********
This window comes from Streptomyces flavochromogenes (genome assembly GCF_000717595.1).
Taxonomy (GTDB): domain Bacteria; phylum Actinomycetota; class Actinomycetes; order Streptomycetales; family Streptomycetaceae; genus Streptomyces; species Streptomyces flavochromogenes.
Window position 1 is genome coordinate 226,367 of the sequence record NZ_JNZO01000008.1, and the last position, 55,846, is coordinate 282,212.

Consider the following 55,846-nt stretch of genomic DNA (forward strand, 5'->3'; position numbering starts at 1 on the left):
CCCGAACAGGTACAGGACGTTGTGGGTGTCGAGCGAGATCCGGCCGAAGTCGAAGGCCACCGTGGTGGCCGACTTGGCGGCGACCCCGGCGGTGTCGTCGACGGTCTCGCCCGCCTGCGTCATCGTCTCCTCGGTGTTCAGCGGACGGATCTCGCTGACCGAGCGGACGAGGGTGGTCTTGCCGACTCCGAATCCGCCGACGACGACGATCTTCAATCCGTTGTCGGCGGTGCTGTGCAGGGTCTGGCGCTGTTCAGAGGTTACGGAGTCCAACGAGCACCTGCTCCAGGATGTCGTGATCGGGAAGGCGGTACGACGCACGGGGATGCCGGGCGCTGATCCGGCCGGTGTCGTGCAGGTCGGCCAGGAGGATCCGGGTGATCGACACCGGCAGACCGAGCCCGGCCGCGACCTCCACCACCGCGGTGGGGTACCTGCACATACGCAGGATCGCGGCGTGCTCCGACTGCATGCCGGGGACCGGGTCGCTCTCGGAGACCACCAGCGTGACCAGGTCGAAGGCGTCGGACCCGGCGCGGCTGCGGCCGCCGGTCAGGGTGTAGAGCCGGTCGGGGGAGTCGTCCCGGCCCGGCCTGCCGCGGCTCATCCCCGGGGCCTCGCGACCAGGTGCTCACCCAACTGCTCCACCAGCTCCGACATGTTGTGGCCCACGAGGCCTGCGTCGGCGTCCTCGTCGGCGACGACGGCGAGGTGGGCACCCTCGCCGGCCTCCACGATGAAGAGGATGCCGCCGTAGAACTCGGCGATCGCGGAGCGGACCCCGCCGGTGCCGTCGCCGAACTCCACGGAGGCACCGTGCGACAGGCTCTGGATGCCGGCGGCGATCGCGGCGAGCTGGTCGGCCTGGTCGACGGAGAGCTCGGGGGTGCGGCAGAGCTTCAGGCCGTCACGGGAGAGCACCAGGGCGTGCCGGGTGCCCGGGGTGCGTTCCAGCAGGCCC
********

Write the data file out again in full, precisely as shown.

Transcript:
This window comes from Streptomyces flavochromogenes (genome assembly GCF_000717595.1).
Taxonomy (GTDB): domain Bacteria; phylum Actinomycetota; class Actinomycetes; order Streptomycetales; family Streptomycetaceae; genus Streptomyces; species Streptomyces flavochromogenes.
Window position 1 is genome coordinate 226,367 of the sequence record NZ_JNZO01000008.1, and the last position, 55,846, is coordinate 282,212.

Consider the following 55,846-nt stretch of genomic DNA (forward strand, 5'->3'; position numbering starts at 1 on the left):
CCCGAACAGGTACAGGACGTTGTGGGTGTCGAGCGAGATCCGGCCGAAGTCGAAGGCCACCGTGGTGGCCGACTTGGCGGCGACCCCGGCGGTGTCGTCGACGGTCTCGCCCGCCTGCGTCATCGTCTCCTCGGTGTTCAGCGGACGGATCTCGCTGACCGAGCGGACGAGGGTGGTCTTGCCGACTCCGAATCCGCCGACGACGACGATCTTCAATCCGTTGTCGGCGGTGCTGTGCAGGGTCTGGCGCTGTTCAGAGGTTACGGAGTCCAACGAGCACCTGCTCCAGGATGTCGTGATCGGGAAGGCGGTACGACGCACGGGGATGCCGGGCGCTGATCCGGCCGGTGTCGTGCAGGTCGGCCAGGAGGATCCGGGTGATCGACACCGGCAGACCGAGCCCGGCCGCGACCTCCACCACCGCGGTGGGGTACCTGCACATACGCAGGATCGCGGCGTGCTCCGACTGCATGCCGGGGACCGGGTCGCTCTCGGAGACCACCAGCGTGACCAGGTCGAAGGCGTCGGACCCGGCGCGGCTGCGGCCGCCGGTCAGGGTGTAGAGCCGGTCGGGGGAGTCGTCCCGGCCCGGCCTGCCGCGGCTCATCCCCGGGGCCTCGCGACCAGGTGCTCACCCAACTGCTCCACCAGCTCCGACATGTTGTGGCCCACGAGGCCTGCGTCGGCGTCCTCGTCGGCGACGACGGCGAGGTGGGCACCCTCGCCGGCCTCCACGATGAAGAGGATGCCGCCGTAGAACTCGGCGATCGCGGAGCGGACCCCGCCGGTGCCGTCGCCGAACTCCACGGAGGCACCGTGCGACAGGCTCTGGATGCCGGCGGCGATCGCGGCGAGCTGGTCGGCCTGGTCGACGGAGAGCTCGGGGGTGCGGCAGAGCTTCAGGCCGTCACGGGAGAGCACCAGGGCGTGCCGGGTGCCCGGGGTGCGTTCCAGCAGGCCC